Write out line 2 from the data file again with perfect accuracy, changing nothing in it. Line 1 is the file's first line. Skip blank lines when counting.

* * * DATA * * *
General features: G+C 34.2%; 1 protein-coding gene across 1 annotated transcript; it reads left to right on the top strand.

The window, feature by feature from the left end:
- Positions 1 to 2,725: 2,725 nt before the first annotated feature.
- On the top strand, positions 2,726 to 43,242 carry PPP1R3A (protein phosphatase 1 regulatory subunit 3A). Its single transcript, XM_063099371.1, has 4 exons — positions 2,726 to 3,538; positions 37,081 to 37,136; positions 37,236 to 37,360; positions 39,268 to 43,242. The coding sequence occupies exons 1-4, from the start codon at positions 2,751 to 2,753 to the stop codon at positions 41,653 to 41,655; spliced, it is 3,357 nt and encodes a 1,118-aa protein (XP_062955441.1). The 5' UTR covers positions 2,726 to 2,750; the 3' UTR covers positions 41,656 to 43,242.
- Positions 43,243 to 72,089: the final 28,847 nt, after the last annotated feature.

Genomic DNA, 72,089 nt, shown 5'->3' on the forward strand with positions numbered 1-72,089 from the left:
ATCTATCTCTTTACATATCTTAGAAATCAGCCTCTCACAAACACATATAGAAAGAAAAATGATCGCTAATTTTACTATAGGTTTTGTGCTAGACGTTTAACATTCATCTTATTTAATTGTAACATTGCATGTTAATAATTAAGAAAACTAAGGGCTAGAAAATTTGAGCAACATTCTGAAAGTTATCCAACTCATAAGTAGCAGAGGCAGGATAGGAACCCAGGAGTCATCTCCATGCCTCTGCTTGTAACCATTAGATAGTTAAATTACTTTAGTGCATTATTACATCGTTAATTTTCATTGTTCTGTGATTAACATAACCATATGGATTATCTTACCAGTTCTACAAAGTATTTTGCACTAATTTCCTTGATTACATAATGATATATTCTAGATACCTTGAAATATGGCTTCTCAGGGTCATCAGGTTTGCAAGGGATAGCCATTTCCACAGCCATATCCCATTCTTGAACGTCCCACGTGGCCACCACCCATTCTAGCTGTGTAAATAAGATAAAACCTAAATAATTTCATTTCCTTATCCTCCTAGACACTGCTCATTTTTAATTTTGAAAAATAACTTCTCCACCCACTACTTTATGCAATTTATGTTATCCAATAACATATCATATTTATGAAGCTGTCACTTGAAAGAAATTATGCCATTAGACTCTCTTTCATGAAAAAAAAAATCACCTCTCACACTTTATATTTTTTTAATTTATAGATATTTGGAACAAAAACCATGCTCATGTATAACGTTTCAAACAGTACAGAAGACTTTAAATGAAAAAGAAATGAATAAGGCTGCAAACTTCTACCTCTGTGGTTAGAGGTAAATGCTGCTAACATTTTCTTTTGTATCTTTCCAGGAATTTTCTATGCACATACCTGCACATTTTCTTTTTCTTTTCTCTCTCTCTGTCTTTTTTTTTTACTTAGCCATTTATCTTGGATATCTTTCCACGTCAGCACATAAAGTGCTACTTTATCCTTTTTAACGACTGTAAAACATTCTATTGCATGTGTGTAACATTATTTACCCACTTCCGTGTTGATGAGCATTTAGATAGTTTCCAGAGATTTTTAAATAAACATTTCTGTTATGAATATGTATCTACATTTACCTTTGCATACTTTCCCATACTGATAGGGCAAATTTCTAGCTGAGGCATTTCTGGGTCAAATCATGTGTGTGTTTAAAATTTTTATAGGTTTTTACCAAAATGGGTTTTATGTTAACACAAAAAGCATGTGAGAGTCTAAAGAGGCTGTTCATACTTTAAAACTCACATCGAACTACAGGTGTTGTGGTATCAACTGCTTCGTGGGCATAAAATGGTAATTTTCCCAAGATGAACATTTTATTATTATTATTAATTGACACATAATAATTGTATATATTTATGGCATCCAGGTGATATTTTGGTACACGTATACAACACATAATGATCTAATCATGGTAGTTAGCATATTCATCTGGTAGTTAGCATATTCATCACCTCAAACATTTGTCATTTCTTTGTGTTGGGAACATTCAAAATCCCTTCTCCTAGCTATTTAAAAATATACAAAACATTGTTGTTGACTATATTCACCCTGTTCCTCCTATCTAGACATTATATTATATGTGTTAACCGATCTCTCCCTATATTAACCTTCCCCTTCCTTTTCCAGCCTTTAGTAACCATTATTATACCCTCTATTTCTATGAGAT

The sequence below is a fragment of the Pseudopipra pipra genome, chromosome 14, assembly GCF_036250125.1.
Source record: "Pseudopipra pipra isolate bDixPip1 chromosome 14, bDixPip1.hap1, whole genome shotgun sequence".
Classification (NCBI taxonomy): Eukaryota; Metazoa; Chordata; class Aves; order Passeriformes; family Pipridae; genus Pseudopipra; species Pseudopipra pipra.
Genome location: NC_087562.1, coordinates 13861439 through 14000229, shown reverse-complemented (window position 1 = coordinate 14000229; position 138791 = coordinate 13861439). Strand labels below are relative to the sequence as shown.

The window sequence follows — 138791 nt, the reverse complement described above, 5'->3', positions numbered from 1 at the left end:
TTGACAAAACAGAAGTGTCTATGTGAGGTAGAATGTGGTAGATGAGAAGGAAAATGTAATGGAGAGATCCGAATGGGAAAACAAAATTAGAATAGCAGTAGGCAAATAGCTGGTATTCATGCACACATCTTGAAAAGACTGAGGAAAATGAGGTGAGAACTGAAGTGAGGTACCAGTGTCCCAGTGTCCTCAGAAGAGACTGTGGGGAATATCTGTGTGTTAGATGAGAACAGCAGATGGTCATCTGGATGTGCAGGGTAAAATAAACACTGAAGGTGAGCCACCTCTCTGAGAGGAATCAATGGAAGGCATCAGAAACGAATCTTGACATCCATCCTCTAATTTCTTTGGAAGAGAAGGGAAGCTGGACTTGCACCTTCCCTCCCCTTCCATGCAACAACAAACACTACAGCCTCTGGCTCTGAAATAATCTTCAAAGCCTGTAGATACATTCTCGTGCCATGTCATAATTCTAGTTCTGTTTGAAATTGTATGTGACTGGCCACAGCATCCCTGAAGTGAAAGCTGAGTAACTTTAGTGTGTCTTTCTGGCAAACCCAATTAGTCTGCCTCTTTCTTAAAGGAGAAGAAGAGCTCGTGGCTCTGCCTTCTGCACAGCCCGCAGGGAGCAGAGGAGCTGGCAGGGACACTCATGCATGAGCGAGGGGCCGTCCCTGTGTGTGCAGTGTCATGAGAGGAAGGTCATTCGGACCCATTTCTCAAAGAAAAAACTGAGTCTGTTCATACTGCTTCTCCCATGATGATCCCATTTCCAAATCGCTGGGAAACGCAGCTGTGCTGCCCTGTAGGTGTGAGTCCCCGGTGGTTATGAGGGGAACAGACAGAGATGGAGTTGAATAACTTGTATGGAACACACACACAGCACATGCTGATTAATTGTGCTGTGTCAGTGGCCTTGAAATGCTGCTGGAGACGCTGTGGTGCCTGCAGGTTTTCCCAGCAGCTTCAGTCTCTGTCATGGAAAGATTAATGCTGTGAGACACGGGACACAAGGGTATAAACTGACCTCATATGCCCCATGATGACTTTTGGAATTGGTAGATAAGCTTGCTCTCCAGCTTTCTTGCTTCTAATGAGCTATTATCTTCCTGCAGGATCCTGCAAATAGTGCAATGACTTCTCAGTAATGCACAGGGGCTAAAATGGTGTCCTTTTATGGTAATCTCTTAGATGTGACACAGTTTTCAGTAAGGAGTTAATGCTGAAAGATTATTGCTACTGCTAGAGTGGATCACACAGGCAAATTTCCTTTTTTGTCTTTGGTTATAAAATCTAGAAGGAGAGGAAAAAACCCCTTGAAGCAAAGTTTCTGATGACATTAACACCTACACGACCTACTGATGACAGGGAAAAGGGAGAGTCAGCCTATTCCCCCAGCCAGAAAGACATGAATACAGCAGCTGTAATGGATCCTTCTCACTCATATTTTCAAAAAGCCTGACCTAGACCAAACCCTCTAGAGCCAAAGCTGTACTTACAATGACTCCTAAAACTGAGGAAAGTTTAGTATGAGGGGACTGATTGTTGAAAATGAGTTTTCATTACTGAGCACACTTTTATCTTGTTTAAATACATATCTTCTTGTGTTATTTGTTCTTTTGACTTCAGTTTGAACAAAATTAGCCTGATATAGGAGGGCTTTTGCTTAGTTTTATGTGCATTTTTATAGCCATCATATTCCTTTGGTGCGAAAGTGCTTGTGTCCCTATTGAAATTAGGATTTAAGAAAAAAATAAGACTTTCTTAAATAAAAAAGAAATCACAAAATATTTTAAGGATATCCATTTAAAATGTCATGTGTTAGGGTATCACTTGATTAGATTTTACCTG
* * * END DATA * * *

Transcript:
The window, feature by feature from the left end: